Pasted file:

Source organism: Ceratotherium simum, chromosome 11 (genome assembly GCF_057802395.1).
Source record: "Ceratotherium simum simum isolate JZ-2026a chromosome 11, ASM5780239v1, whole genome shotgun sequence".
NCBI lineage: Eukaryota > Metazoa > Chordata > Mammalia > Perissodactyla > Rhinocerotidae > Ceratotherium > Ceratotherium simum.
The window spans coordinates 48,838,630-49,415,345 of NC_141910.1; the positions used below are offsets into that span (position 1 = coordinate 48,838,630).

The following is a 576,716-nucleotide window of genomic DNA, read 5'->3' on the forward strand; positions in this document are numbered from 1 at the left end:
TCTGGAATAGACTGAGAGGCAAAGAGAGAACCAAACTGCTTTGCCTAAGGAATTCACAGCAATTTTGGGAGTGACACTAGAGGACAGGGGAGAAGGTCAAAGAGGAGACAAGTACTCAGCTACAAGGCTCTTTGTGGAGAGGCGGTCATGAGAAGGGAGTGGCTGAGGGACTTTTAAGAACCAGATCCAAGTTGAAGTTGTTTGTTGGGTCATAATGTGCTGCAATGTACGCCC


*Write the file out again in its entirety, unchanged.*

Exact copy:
Source organism: Ceratotherium simum, chromosome 11 (genome assembly GCF_057802395.1).
Source record: "Ceratotherium simum simum isolate JZ-2026a chromosome 11, ASM5780239v1, whole genome shotgun sequence".
NCBI lineage: Eukaryota > Metazoa > Chordata > Mammalia > Perissodactyla > Rhinocerotidae > Ceratotherium > Ceratotherium simum.
The window spans coordinates 48,838,630-49,415,345 of NC_141910.1; the positions used below are offsets into that span (position 1 = coordinate 48,838,630).

The following is a 576,716-nucleotide window of genomic DNA, read 5'->3' on the forward strand; positions in this document are numbered from 1 at the left end:
TCTGGAATAGACTGAGAGGCAAAGAGAGAACCAAACTGCTTTGCCTAAGGAATTCACAGCAATTTTGGGAGTGACACTAGAGGACAGGGGAGAAGGTCAAAGAGGAGACAAGTACTCAGCTACAAGGCTCTTTGTGGAGAGGCGGTCATGAGAAGGGAGTGGCTGAGGGACTTTTAAGAACCAGATCCAAGTTGAAGTTGTTTGTTGGGTCATAATGTGCTGCAATGTACGCCC